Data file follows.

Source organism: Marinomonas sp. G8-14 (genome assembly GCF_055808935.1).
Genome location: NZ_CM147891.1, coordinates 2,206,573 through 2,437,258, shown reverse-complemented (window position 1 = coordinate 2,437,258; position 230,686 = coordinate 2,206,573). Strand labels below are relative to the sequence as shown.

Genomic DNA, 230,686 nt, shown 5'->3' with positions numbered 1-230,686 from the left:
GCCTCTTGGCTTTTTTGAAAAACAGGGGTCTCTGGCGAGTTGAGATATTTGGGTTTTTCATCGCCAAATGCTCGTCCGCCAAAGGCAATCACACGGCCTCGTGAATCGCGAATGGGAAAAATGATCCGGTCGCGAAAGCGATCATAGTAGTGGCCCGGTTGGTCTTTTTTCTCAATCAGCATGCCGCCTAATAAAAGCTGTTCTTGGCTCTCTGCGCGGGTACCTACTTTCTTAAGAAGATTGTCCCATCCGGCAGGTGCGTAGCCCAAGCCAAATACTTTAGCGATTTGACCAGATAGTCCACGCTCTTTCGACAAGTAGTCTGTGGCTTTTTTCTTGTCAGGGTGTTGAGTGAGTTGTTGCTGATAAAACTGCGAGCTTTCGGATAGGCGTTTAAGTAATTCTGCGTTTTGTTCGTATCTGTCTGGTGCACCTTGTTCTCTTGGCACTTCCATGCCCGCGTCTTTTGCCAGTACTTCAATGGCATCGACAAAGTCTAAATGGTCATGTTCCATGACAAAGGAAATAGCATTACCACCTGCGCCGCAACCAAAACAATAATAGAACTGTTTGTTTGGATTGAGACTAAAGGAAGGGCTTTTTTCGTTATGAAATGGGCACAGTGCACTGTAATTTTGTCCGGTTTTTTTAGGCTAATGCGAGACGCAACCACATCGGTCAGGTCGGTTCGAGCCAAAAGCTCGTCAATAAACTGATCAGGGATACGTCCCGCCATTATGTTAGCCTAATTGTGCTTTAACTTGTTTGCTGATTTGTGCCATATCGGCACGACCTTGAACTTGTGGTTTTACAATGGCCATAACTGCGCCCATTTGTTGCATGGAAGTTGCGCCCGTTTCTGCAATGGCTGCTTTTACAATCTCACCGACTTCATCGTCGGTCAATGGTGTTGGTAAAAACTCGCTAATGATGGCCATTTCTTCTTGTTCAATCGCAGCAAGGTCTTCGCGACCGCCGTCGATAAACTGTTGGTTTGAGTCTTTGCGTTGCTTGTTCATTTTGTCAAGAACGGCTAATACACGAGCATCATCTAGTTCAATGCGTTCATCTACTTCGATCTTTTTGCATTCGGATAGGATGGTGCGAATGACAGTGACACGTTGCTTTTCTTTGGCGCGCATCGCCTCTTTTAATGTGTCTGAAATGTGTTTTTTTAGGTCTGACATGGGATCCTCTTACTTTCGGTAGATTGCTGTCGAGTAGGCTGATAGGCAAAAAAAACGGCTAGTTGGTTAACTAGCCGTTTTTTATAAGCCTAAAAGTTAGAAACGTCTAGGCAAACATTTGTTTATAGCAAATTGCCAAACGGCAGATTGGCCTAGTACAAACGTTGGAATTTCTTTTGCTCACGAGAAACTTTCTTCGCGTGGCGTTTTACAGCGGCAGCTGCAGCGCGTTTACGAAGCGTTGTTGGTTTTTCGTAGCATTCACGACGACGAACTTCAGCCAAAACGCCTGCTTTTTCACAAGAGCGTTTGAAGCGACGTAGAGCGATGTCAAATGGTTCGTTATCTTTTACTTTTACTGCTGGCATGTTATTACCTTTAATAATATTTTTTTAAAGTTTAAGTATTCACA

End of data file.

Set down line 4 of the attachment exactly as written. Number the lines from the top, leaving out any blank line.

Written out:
GCCTCTTGGCTTTTTTGAAAAACAGGGGTCTCTGGCGAGTTGAGATATTTGGGTTTTTCATCGCCAAATGCTCGTCCGCCAAAGGCAATCACACGGCCTCGTGAATCGCGAATGGGAAAAATGATCCGGTCGCGAAAGCGATCATAGTAGTGGCCCGGTTGGTCTTTTTTCTCAATCAGCATGCCGCCTAATAAAAGCTGTTCTTGGCTCTCTGCGCGGGTACCTACTTTCTTAAGAAGATTGTCCCATCCGGCAGGTGCGTAGCCCAAGCCAAATACTTTAGCGATTTGACCAGATAGTCCACGCTCTTTCGACAAGTAGTCTGTGGCTTTTTTCTTGTCAGGGTGTTGAGTGAGTTGTTGCTGATAAAACTGCGAGCTTTCGGATAGGCGTTTAAGTAATTCTGCGTTTTGTTCGTATCTGTCTGGTGCACCTTGTTCTCTTGGCACTTCCATGCCCGCGTCTTTTGCCAGTACTTCAATGGCATCGACAAAGTCTAAATGGTCATGTTCCATGACAAAGGAAATAGCATTACCACCTGCGCCGCAACCAAAACAATAATAGAACTGTTTGTTTGGATTGAGACTAAAGGAAGGGCTTTTTTCGTTATGAAATGGGCACAGTGCACTGTAATTTTGTCCGGTTTTTTTAGGCTAATGCGAGACGCAACCACATCGGTCAGGTCGGTTCGAGCCAAAAGCTCGTCAATAAACTGATCAGGGATACGTCCCGCCATTATGTTAGCCTAATTGTGCTTTAACTTGTTTGCTGATTTGTGCCATATCGGCACGACCTTGAACTTGTGGTTTTACAATGGCCATAACTGCGCCCATTTGTTGCATGGAAGTTGCGCCCGTTTCTGCAATGGCTGCTTTTACAATCTCACCGACTTCATCGTCGGTCAATGGTGTTGGTAAAAACTCGCTAATGATGGCCATTTCTTCTTGTTCAATCGCAGCAAGGTCTTCGCGACCGCCGTCGATAAACTGTTGGTTTGAGTCTTTGCGTTGCTTGTTCATTTTGTCAAGAACGGCTAATACACGAGCATCATCTAGTTCAATGCGTTCATCTACTTCGATCTTTTTGCATTCGGATAGGATGGTGCGAATGACAGTGACACGTTGCTTTTCTTTGGCGCGCATCGCCTCTTTTAATGTGTCTGAAATGTGTTTTTTTAGGTCTGACATGGGATCCTCTTACTTTCGGTAGATTGCTGTCGAGTAGGCTGATAGGCAAAAAAAACGGCTAGTTGGTTAACTAGCCGTTTTTTATAAGCCTAAAAGTTAGAAACGTCTAGGCAAACATTTGTTTATAGCAAATTGCCAAACGGCAGATTGGCCTAGTACAAACGTTGGAATTTCTTTTGCTCACGAGAAACTTTCTTCGCGTGGCGTTTTACAGCGGCAGCTGCAGCGCGTTTACGAAGCGTTGTTGGTTTTTCGTAGCATTCACGACGACGAACTTCAGCCAAAACGCCTGCTTTTTCACAAGAGCGTTTGAAGCGACGTAGAGCGATGTCAAATGGTTCGTTATCTTTTACTTTTACTGCTGGCATGTTATTACCTTTAATAATATTTTTTTAAAGTTTAAGTATTCACA